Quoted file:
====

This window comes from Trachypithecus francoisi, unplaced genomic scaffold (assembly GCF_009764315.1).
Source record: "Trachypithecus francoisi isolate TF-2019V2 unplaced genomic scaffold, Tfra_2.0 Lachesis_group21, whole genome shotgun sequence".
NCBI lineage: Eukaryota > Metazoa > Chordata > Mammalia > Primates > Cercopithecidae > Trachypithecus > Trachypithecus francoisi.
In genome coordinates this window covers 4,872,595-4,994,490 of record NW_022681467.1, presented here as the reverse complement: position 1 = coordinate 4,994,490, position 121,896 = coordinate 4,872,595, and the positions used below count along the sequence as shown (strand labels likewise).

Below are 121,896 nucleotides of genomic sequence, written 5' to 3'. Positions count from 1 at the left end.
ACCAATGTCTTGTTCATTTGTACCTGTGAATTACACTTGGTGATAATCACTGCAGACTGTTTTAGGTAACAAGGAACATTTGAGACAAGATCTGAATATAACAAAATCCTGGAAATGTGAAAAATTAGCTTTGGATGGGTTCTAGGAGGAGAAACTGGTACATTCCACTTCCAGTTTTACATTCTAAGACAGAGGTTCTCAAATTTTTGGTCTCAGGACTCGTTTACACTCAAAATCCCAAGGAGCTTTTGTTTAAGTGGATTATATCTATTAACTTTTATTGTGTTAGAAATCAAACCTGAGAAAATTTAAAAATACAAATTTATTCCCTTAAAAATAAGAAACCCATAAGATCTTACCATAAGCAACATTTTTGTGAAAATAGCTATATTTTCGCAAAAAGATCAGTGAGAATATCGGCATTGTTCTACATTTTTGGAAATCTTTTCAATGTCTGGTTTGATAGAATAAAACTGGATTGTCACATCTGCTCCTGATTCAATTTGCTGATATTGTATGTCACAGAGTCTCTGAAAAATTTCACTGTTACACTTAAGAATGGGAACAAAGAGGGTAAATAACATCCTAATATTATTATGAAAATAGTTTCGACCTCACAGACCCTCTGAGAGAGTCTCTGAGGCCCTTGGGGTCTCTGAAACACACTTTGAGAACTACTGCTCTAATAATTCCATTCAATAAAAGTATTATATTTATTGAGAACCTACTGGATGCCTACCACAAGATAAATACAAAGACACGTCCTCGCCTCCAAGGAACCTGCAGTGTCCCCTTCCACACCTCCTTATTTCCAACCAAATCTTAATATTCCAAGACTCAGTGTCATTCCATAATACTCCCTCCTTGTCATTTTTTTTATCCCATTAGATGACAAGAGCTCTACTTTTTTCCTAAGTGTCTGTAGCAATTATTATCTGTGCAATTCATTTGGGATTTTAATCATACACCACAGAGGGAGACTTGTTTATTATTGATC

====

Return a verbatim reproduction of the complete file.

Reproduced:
This window comes from Trachypithecus francoisi, unplaced genomic scaffold (assembly GCF_009764315.1).
Source record: "Trachypithecus francoisi isolate TF-2019V2 unplaced genomic scaffold, Tfra_2.0 Lachesis_group21, whole genome shotgun sequence".
NCBI lineage: Eukaryota > Metazoa > Chordata > Mammalia > Primates > Cercopithecidae > Trachypithecus > Trachypithecus francoisi.
In genome coordinates this window covers 4,872,595-4,994,490 of record NW_022681467.1, presented here as the reverse complement: position 1 = coordinate 4,994,490, position 121,896 = coordinate 4,872,595, and the positions used below count along the sequence as shown (strand labels likewise).

Below are 121,896 nucleotides of genomic sequence, written 5' to 3'. Positions count from 1 at the left end.
ACCAATGTCTTGTTCATTTGTACCTGTGAATTACACTTGGTGATAATCACTGCAGACTGTTTTAGGTAACAAGGAACATTTGAGACAAGATCTGAATATAACAAAATCCTGGAAATGTGAAAAATTAGCTTTGGATGGGTTCTAGGAGGAGAAACTGGTACATTCCACTTCCAGTTTTACATTCTAAGACAGAGGTTCTCAAATTTTTGGTCTCAGGACTCGTTTACACTCAAAATCCCAAGGAGCTTTTGTTTAAGTGGATTATATCTATTAACTTTTATTGTGTTAGAAATCAAACCTGAGAAAATTTAAAAATACAAATTTATTCCCTTAAAAATAAGAAACCCATAAGATCTTACCATAAGCAACATTTTTGTGAAAATAGCTATATTTTCGCAAAAAGATCAGTGAGAATATCGGCATTGTTCTACATTTTTGGAAATCTTTTCAATGTCTGGTTTGATAGAATAAAACTGGATTGTCACATCTGCTCCTGATTCAATTTGCTGATATTGTATGTCACAGAGTCTCTGAAAAATTTCACTGTTACACTTAAGAATGGGAACAAAGAGGGTAAATAACATCCTAATATTATTATGAAAATAGTTTCGACCTCACAGACCCTCTGAGAGAGTCTCTGAGGCCCTTGGGGTCTCTGAAACACACTTTGAGAACTACTGCTCTAATAATTCCATTCAATAAAAGTATTATATTTATTGAGAACCTACTGGATGCCTACCACAAGATAAATACAAAGACACGTCCTCGCCTCCAAGGAACCTGCAGTGTCCCCTTCCACACCTCCTTATTTCCAACCAAATCTTAATATTCCAAGACTCAGTGTCATTCCATAATACTCCCTCCTTGTCATTTTTTTTATCCCATTAGATGACAAGAGCTCTACTTTTTTCCTAAGTGTCTGTAGCAATTATTATCTGTGCAATTCATTTGGGATTTTAATCATACACCACAGAGGGAGACTTGTTTATTATTGATC